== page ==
Late summer is probably the most abundant time in the forager’s calendar so I’m starting a series of Friday postings on wild foods you can gather. This morning I went out for Saffron Milk Caps but had no success. The rosehips, however, were crying out to be picked so here goes:
Rosehips were considered such a good source of vitamin C that, during the lean war years, school children were sent out to pick them. Preparing them takes a little bit of effort as the microscopic hairs that the same school children would use as “itching powder” need to be extracted from the fruit bodies. However, the effort is well worthwhile for rosehip wine, rosehip jelly or rosehip syrup that can be drunk as a cordial or poured on ice cream.
Where to find them: In the UK the wild rose or “Dog Rose” populates hedgerows but tends to be rarer on the coast. It is a fast growing and very hardy plant and in my experience it is often found on hard or waste ground where less competitive species can’t establish so well. Varieties of garden escapees make it in the wild, too.
Picking: Go for the reddest fruits and avoid discoloured, mottled brown or green ones that have probably been invaded by parasites or have not matured. The fruits pop off the stem quite easily at the base and can even be picked late into November after the frosts when they are starting to go slightly wrinkly provided there are no critters in residence.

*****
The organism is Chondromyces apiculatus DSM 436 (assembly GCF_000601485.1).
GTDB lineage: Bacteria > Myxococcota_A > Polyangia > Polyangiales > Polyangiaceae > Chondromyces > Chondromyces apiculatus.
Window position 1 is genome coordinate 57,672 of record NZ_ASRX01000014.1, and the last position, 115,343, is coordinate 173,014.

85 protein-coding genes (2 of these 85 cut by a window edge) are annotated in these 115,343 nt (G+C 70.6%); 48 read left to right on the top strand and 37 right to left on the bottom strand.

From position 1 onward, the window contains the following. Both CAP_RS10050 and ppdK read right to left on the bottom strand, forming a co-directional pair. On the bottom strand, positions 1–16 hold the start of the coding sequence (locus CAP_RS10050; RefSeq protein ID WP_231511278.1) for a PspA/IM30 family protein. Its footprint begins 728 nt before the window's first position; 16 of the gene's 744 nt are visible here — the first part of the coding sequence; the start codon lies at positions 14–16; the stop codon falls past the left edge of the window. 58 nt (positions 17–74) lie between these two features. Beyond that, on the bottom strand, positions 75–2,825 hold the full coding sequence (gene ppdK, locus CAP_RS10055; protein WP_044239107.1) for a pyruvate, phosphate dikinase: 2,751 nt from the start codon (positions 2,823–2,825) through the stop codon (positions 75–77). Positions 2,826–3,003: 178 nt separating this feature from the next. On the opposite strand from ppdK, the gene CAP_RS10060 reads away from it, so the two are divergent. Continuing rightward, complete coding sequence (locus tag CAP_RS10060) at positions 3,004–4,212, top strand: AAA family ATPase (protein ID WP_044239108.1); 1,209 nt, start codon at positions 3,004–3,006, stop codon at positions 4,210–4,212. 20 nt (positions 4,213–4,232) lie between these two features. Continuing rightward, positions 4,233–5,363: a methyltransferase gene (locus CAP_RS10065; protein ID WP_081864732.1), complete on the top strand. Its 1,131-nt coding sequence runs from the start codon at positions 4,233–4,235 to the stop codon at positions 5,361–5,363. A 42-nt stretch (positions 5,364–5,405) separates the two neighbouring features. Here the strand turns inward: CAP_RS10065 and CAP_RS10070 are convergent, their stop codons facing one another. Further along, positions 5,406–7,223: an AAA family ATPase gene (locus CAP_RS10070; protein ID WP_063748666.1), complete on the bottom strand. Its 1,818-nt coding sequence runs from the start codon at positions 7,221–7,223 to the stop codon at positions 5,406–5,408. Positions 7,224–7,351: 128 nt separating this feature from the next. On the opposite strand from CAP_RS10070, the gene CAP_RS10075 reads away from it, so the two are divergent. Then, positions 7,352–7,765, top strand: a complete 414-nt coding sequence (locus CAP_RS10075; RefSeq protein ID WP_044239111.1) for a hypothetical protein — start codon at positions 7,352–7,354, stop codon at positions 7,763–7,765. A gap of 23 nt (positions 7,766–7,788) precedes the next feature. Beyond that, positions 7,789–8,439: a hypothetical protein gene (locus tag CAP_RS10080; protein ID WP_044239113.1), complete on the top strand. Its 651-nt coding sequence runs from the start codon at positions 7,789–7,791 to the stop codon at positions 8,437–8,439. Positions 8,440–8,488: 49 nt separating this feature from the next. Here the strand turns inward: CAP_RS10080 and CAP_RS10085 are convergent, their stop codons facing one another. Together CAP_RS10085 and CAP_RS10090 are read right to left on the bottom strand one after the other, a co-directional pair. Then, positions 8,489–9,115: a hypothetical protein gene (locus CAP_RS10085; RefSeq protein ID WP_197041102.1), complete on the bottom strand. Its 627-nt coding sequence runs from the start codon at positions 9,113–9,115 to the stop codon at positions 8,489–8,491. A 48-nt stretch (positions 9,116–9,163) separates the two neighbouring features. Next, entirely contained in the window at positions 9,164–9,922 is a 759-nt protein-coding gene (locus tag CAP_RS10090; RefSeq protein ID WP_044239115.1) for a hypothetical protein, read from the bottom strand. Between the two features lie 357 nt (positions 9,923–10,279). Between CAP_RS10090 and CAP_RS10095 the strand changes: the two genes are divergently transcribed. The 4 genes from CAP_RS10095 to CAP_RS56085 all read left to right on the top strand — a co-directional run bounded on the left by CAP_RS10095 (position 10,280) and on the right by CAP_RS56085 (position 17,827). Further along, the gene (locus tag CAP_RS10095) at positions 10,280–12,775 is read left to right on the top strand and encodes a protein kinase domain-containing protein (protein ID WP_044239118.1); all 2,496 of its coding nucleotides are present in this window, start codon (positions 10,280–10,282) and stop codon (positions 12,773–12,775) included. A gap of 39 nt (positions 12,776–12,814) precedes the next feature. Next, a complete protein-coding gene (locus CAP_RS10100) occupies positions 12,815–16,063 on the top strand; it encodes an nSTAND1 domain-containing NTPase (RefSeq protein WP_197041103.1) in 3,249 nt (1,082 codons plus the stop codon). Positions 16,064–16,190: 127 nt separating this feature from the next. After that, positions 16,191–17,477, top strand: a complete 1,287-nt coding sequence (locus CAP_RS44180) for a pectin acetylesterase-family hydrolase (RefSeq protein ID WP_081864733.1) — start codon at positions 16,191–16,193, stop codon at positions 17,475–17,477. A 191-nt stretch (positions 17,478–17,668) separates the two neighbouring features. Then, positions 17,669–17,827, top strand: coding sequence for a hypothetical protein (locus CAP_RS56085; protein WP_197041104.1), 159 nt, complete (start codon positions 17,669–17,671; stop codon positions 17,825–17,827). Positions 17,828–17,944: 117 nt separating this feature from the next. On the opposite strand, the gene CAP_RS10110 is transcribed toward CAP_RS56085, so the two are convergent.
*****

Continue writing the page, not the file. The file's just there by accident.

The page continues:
Preparation: I never have the patience to brew things so I make a simple syrup/cordial that can also be turned into a jelly if desired.
- Pick through the fruits, top and tail them and discard any that are too infested.
- You’ll need a bit of muslin and a couple of saucepans (I use a linen tea towel but if you do, then don’t expect it to ever be the same, it will get stained).
- Slice the hips up fine or pulp them in a food processor.
- Add a pound of hips to about 4 pints of boiling water and simmer on low heat for about 10 minutes.
- Strain the pulp through the cloth and keep the liquid. Bring another pint of water to the boil and simmer the pulp a second time for 10 minutes or so.
- Strain again and repeat one more time.
- Compost the pulp (yeah!) and put the liquid on to boil and reduce, adding about a pound of sugar.
- Keep reducing until you have the desired viscosity – i.e. thick and gloopy for a syrup and more runny for a cordial.
- Bottle off in sterilised bottles. I don’t know how long it keeps for, it never lasts very long in our house …
Go get em.
My Other Foraging Posts: